Comando G La Bruja de Rozas 2020
Critical AcclaimAll Vintages
Daniel Landi and Fernando Garcia, friends since college, found themselves working in the area centered around the Sierra de Gredos: Daniel at his family’s estate, Bodegas Jimenez-Landi and Fernando at Bodega Marañones. Drawn to the mountains and rumors of small, nearly inaccessible vineyard plots located high in the Sierra de Gredos, over time they began purchasing and leasing the best sites they could find, creating their own project, Comando G in 2008. Along with the pioneers of the Priorat, Daniel and Fernando are redefining what was previously viewed as a workhorse variety, Garnacha, into something that can rival the elegance and finesse of Pinot in Burgundy or Syrah in the northern Rhône.
The vineyards that Daniel and Fernando have assembled are all farmed biodynamically. These vines all range in age from 50 to 80 years old and are planted on sandy soils weathered from granite, slate and quartz. A combination of high altitude, freely draining soils, and a mild and fairly humid micro-climate – for central Spain – guarantees a long growing season and a modest alcohol level in the finished wines. The resultant wines are startlingly pale, extraordinarily aromatic and intensely flavorful. Each site is harvested by hand, usually in October, fermented by indigenous yeasts in open top French oak casks then aged in a combination of 500-700L French oak barrels, foudre and clay amphorae.
Each vineyard site, labeled as Vino de Parcela, are expressive of place. Tumba del Rey Moro, one of the newest sites, answers the question, what if Marcel Lapierre made Rayas? While Rumbo al Norte shows a more generous profile where the minerality is hidden by juicier fruit and greater tannin. Finally Las Umbrias shows incredible poise and balance weaving together florality, pure mineral, delicate fruit and mouth tingling tannin. Together these wines could aptly be called Grand Cru Garnacha.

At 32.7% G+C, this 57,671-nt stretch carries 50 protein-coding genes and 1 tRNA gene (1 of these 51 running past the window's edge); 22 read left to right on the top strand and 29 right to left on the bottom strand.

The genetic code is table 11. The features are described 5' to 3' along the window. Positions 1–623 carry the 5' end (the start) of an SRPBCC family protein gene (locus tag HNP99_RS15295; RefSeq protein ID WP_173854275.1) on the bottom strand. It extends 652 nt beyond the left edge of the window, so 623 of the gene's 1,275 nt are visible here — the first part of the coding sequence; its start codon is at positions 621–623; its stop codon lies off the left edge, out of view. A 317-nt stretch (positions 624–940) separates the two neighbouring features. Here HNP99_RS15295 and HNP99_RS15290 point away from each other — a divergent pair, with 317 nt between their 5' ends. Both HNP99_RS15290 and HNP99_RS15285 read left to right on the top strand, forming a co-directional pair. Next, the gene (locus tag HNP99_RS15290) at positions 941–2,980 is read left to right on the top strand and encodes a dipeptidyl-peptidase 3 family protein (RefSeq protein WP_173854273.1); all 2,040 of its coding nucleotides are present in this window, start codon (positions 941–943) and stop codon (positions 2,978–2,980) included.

Sitting just north of La Mancha, Spain’s (and Europe’s, for that matter) largest classified wine region, this region is much smaller than the vast La Mancha. However, Vinos de Madrid DO is a relatively large region in and of itself, with four subregions that start about 9 miles from the city center. Three of the subregions form a semicircle around the southern suburbs, Arganda, Navalcarnero and San Martín, where styles vary from one to another. El Molar, situated directly north of the city, is the newly created 4th subregion.
Since Vinos de Madrid was granted DO status in 1990, it has immersed itself in local wine production. Since then, substantial efforts have been made to raise quality and knowledge of the wines produced here. Millions of tourists who visit Spain’s capital city each year help the wines gain recognition and popularity across the globe. The growing investment through the years has paid off and export markets are increasingly interested in Vinos de Madrid wines.
While Tempranillo is the most planted grape variety in the Arganda subregion in the southeast, Garnacha is the dominant grape in all other subregions, including El Molar in the north, Navalcarnero in the south, and especially San Martín de Valdeiglesias in the west.
Grenache thrives in any warm, Mediterranean climate where ample sunlight allows its clusters to achieve full phenolic ripeness. While Grenache's birthplace is Spain (there called Garnacha), today it is more recognized as the key player in the red blends of the Southern Rhône, namely Châteauneuf-du-Pape, Côtes du Rhône and its villages. Somm Secret—The Italian island of Sardinia produces bold, rustic, single varietal Grenache (there called Cannonau). California, Washington and Australia have achieved found success with Grenache, both flying solo and in blends.